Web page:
With all the reallocation of bees that has been going on, you might think that the girls on the roof had somehow slipped my mind. Hardly! Two things occupy me on their behalf: number one is the timing and preparation for the Spring nectar flow; and two is whether the wonderful queen of Twain, Ms. Eleanor, will soon be experiencing regicide. The flood of nectar and the effectiveness of queens are major concerns at the tipping point of Spring, and none of the new colonies is yet much affected by these changes.
The picture you see here today was taken on Monday (with my cell phone, yielding the unique graphic quality we have come to expect from that medium), and what you see is a Tulip Poplar bloom, harbinger of the sudden and intense nectar flow that characterizes the months of May and June here.
I walk the canine portion of our menagerie (which includes indoor and outdoor fish, roof bees, bird feeders, one cat, three dogs, and a couple of uninvited squirrels) in an old cemetery in our neighborhood. While they bounce around, I look for pollinators and wild birds. Today the buttercups turned my toes yellow while we were mooning around. On Monday, a young Tulip Poplar in the cemetery set forth that first bloom, and I began to strategize.
The "waste" areas and the fences and the walls around the cemetery are filled with blooming bush honeysuckle. The blooms smell like heaven, but remind me of popcorn. As they age, the white turns to a medium yellow, like the popcorn at the movie theatre. The bushes are full of pollinators in late afternoon, which means they must be absolutely teaming in the morning. I tried to get pictures of the three or more native bees that were working them today, not to mention the butterflies. I have seen honeybees there that are almost certainly not my girls: I suspect another local beekeeper.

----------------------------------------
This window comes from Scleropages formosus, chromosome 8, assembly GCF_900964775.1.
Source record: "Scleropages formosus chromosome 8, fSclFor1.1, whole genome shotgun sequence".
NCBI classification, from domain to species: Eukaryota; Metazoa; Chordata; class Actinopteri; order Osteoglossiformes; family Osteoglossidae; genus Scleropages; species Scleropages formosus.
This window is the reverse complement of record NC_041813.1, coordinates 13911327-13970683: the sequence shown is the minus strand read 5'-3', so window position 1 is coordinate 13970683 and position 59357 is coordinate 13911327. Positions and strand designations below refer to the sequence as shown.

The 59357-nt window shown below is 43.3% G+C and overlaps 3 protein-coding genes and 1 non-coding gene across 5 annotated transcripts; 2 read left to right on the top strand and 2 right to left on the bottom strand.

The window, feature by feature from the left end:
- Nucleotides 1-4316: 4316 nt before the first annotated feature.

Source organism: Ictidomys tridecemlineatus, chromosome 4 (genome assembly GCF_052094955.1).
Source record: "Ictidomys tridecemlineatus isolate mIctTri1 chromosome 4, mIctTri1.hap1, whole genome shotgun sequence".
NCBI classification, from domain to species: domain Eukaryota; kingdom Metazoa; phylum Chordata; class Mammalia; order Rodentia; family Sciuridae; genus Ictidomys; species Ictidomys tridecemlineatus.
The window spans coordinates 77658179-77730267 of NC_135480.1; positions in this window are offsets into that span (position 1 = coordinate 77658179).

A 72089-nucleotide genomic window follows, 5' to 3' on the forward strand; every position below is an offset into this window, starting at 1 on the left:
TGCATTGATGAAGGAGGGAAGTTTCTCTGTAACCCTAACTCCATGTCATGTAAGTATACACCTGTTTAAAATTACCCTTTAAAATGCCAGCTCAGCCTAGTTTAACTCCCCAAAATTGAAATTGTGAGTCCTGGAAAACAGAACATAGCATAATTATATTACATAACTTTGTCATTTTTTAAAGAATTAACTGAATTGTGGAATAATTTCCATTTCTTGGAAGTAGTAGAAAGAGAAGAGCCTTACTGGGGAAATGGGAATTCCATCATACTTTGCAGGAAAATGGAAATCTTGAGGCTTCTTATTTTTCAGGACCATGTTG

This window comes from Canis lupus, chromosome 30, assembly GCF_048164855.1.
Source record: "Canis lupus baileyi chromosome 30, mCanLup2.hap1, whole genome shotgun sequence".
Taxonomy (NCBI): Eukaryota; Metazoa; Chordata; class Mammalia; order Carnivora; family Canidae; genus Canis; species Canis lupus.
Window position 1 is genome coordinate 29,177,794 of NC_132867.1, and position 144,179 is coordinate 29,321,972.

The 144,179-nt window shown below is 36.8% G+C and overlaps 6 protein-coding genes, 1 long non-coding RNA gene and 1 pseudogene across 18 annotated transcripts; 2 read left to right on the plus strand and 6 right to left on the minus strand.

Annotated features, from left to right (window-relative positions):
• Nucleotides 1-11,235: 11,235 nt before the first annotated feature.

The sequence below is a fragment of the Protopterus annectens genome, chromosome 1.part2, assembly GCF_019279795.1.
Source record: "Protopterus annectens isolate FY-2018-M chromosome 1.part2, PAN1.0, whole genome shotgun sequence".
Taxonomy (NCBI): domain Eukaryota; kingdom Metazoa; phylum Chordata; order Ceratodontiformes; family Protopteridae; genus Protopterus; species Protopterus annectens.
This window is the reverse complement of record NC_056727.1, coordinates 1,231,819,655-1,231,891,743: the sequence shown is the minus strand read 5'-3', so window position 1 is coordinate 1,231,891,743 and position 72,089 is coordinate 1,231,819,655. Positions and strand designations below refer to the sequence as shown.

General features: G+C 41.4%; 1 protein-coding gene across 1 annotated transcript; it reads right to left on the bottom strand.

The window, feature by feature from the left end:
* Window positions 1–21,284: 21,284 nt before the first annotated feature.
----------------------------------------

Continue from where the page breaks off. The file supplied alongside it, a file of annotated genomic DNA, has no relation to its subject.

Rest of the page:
But back to my own roof! The first point in my nectar flow game plan: the honey supers on both Twain and Wilde are once again in the wrong order. I should have placed the ones with the bare foundation beneath the ones with mostly drawn honeycomb. I had my reasons (I want the bees to move the brood nest up into that fershlugginer deep box that got filled with honey last year) but these efforts were – once again – sincere but misdirected.
When I made the splits, I stuck lots of bare frames in the lower boxes, so that has probably occupied alot of honeybee time and energy in the interim, but it is probably time to set things right, with all the boxes deployed appropriately. Also, I had a medium super with drawn brood comb in the basement, but the wax moths had begun to set up shop in it. I froze the moth-eaten frames, cleaned them up some, and put them back in, too. They need to be checked, nonetheless: if the girls are using the damaged comb to raise drones, I should pull them once they are capped as a varroa control measure. If they are not using them, I should be sure that the wax moths are really truly dead, or maybe (ouch) just cull the frames. Finally, I might need to pull out all the frames that, like my buttercup feet, are full of pollen, because they are just gumming up the works and the bees will only take fresh now anyway.
Every day I go up to visit and to worry, but the girls seem to be buzzing along as usual. Making the splits was an opportunity to commit any amount of mayhem (smooshing queens, disrupting the brood cycle, annihilating the transferred bees through jerky driving). I could not find Eleanor in the Twain colony during all this, but the master beekeepers I talked to on Saturday said that the nail polish I used to mark her was likely to have been groomed off within the hour. The bees and I therefore have something in common: we neither of us have particular use for the stuff, and "pollen yellow" suits our tootsies better.